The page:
Category Archives: Video

Animal Bikes “FACTS”

DIG – “Split Personality” Mike Manzoori Interview

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DIG caught up with the one-and-only Mike Manzoori to talk about his current project with etnies and switching between roles in BMX and skateboarding. A couple quotes I pulled-

“The landscape of videos has changed. ‘Grounded’ was a DV project. The level of video production has been raised since ‘Grounded’. We’ve been flooded with amazing toys that are now affordable, so you can get higher level production quality without spending a fortune… I feel a lot more pressure on me to do good. It’s not just capturing the tricks, but telling a whole story. It’s a lot more fun.”

“…the last few years I’ve been trying to shake the fisheye. Every video, skate or bike, has a lot of fisheye shots. It has it’s place, but it’s nice to leave that lens until you really need it and see what else you can do.”

“Chasing Kyle Emery-Peck” by Terry Barentsen

Exciting video from our buddy Terry Barentsen featuring our other buddy Kyle Emery-Peck

“FIT HORROR PICTURE”

Another reason why Tony Malouf is one of my favorite filmers/editors and the entire FIT team is on another level.

WTP Dillon Lloyd BUCK Promo

Fit Bike Co. “HOLLA WOOD”

Stevie Churchill On Everything

Caleb Quanbeck On Everything

Brandon Begin On Everything

Video Review: “Newlyweds & Nearlydeads”

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I love that a BMX community can exist and thrive anywhere in the world at any given time. It’s like flipping over a random rock in a park and seeing a bunch of tiny creatures crawling around and filming bangers with their friends. For this particular instance, the park is the state of Utah and the random rock is the southwestern city of St. George.

I’m not trying to say that these people live under a rock- it’s just a metaphor for their obscurity. The typical American citizen probably wouldn’t be able to locate St. George on a map but if someone were to say that it’s about a third of the way from Las Vegas to Salt Lake City then they’d get a decent idea. With a population of around 80,000, it’s good to see that there are at least five dedicated riders (this gives us an average of one BMX rider for every 16,000 people… Extrapolate that to the other populations and we can loosely calculate there to be right around 20,000 BMX riders in the United States (with 525 in NYC, 1,418 in Southern California and 55 in ATX… does this sound correct? Anyone want to help out with a national/worldwide count?).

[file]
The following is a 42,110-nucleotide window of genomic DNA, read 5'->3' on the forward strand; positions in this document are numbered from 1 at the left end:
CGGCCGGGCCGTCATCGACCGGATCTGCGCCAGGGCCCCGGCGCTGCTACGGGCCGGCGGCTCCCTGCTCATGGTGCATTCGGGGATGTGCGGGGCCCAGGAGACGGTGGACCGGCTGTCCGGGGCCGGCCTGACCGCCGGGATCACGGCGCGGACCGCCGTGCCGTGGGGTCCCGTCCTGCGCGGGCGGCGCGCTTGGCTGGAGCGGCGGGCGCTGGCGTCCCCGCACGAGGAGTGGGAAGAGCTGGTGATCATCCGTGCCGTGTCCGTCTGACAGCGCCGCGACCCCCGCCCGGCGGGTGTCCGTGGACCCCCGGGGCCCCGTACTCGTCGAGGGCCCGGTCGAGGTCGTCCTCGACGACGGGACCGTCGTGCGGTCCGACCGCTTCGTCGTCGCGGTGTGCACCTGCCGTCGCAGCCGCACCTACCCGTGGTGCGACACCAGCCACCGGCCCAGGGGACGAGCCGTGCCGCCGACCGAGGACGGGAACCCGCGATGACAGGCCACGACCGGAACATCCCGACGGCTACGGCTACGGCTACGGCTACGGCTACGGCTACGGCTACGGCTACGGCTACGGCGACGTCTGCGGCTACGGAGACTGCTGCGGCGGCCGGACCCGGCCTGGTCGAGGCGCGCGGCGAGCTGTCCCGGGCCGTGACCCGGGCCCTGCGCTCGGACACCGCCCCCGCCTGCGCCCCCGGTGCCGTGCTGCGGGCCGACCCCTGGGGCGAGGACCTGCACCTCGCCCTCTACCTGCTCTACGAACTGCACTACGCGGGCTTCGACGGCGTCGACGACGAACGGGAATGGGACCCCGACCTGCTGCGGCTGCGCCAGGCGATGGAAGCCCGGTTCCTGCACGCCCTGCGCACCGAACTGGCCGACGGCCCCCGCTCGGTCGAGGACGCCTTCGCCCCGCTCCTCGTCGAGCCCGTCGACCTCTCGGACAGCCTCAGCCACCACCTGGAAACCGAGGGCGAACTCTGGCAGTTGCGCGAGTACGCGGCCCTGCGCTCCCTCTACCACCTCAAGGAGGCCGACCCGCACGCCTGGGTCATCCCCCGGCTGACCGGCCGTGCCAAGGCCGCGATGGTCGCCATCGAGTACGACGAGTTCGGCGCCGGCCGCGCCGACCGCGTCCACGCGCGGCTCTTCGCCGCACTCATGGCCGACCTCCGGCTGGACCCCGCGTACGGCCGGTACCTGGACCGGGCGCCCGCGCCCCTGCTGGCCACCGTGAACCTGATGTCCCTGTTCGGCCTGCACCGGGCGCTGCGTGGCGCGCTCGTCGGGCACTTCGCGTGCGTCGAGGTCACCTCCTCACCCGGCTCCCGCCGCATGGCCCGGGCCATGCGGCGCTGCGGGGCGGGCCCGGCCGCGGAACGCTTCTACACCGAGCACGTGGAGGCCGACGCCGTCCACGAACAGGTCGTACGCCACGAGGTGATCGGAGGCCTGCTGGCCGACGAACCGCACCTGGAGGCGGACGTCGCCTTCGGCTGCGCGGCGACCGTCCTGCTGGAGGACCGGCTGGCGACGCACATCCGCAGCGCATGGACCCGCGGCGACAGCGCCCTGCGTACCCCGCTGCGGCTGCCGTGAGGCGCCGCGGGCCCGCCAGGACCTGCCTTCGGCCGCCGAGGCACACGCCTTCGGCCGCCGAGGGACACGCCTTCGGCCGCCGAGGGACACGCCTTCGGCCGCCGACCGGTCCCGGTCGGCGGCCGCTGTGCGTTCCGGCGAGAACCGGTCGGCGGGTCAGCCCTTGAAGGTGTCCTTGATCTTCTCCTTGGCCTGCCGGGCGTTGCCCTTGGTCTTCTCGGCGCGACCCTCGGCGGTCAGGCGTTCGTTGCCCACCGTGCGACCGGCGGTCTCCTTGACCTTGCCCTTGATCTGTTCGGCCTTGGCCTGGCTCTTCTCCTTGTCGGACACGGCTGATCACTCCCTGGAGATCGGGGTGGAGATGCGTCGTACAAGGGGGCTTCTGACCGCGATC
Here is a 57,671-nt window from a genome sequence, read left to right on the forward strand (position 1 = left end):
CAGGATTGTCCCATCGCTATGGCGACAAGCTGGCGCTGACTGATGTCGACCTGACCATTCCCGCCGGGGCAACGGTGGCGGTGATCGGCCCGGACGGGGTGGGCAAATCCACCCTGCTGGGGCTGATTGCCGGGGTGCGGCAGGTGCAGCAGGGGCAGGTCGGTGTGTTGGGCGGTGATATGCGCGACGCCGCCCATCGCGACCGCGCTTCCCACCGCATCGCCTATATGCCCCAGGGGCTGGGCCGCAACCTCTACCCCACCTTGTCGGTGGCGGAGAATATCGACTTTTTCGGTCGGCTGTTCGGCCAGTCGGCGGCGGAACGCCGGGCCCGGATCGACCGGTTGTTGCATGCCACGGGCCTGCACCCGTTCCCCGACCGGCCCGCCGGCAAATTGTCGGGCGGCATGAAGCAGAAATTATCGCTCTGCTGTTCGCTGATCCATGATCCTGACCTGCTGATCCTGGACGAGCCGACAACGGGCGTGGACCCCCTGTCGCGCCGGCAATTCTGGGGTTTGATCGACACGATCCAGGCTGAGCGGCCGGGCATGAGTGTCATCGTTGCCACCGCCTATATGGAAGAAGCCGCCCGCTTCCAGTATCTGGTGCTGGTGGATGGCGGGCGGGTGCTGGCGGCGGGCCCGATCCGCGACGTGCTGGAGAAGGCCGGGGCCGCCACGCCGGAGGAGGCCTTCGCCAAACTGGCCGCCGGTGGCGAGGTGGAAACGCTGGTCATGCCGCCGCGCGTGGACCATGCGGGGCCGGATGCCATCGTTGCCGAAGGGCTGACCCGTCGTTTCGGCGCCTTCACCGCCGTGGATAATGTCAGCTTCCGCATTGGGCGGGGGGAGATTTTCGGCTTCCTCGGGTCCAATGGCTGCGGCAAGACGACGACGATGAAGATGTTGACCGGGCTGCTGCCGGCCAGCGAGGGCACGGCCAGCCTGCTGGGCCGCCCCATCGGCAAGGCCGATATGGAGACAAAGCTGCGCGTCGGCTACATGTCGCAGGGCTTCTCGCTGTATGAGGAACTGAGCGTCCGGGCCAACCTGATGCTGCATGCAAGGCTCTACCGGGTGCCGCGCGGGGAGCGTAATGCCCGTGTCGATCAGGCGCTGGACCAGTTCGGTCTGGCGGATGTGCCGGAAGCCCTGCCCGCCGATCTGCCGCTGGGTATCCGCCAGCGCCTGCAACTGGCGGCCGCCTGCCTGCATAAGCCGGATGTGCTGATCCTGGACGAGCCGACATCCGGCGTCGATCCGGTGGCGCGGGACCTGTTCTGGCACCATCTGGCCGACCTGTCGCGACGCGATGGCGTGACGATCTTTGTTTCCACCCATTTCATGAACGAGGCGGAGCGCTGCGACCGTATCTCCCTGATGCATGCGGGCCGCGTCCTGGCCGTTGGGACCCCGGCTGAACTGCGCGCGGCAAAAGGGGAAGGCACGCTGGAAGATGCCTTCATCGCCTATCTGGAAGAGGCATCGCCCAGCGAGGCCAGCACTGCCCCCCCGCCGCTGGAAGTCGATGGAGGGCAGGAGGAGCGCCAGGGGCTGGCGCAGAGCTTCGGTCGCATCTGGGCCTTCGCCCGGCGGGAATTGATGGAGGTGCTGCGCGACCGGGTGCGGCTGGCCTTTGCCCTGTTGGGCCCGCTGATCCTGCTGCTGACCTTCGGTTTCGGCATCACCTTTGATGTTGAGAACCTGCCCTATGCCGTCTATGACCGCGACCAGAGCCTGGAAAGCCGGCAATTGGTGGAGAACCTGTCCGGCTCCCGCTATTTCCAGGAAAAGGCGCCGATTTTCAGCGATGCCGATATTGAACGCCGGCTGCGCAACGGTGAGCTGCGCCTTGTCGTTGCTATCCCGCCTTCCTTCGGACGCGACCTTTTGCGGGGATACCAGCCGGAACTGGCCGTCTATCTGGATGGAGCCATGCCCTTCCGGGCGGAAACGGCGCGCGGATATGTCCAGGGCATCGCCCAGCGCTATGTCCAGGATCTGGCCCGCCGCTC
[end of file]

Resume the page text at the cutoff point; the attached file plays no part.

At any rate, out of that small sample of the St. George population there is one guy who put in the time to produce a full-length DVD- Jon Tinsley. Using a single Canon T3i with a kit 18-55mm and a Rokinon fisheye lens on a P&C GearBox with a Neewer CN-160 light when needed, the video is filmed smoothly and properly without many frills or unnecessary flashiness. A DIY pinhole was used for the perspective-shifting stop-motion shots used as B-roll and segue shots- a very nice touch to the entire production. Jon used Adobe Premiere for editing.

Since I first read it, the title of the video posed questions. I drew my own conclusion that it was a jab at the church- like when an atheist octogenarian tells his step-grandson “the only people that need to go to church are newlyweds and nearlydeads” or something to that effect. Turns out it’s a sly comment on the population of the area with many young couples copulating and retreating retirees.

The spots in this region of the country remind me a lot of the small Midwestern town spots that I grew up riding- the loading dock behind the shopping plaza, a clutch stacked ledge setup in the elementary school courtyard and a dialed university nearby. I only recognized a few spots in the entire 20-minute video.

I didn’t recognize one song from the soundtrack, however. That’s not to say I didn’t enjoy it though. Comprised mostly of resurrected psych-rock, there was at least one song that I looked into. Ultimate Spinach is the only band from the soundtrack that I’ve seen used before.

The riding struck me as very innovative, given the spots being ridden. There were numerous tireslide moves I was psyched on, including one from Jon himself (his first clip I believe). There’s trails footage and some concrete park but the video is mostly street-based. Riley Carroll has a very memorable section with some flowing lines and unique spinning grind maneuvers. Everyone has a different approach with respective visions that complement nicely in this DVD.

Pick up a copy here.

The trailer-

If you have a video you’d like featured on the site, send a copy to 127 E. 5th street, LA, CA 90013.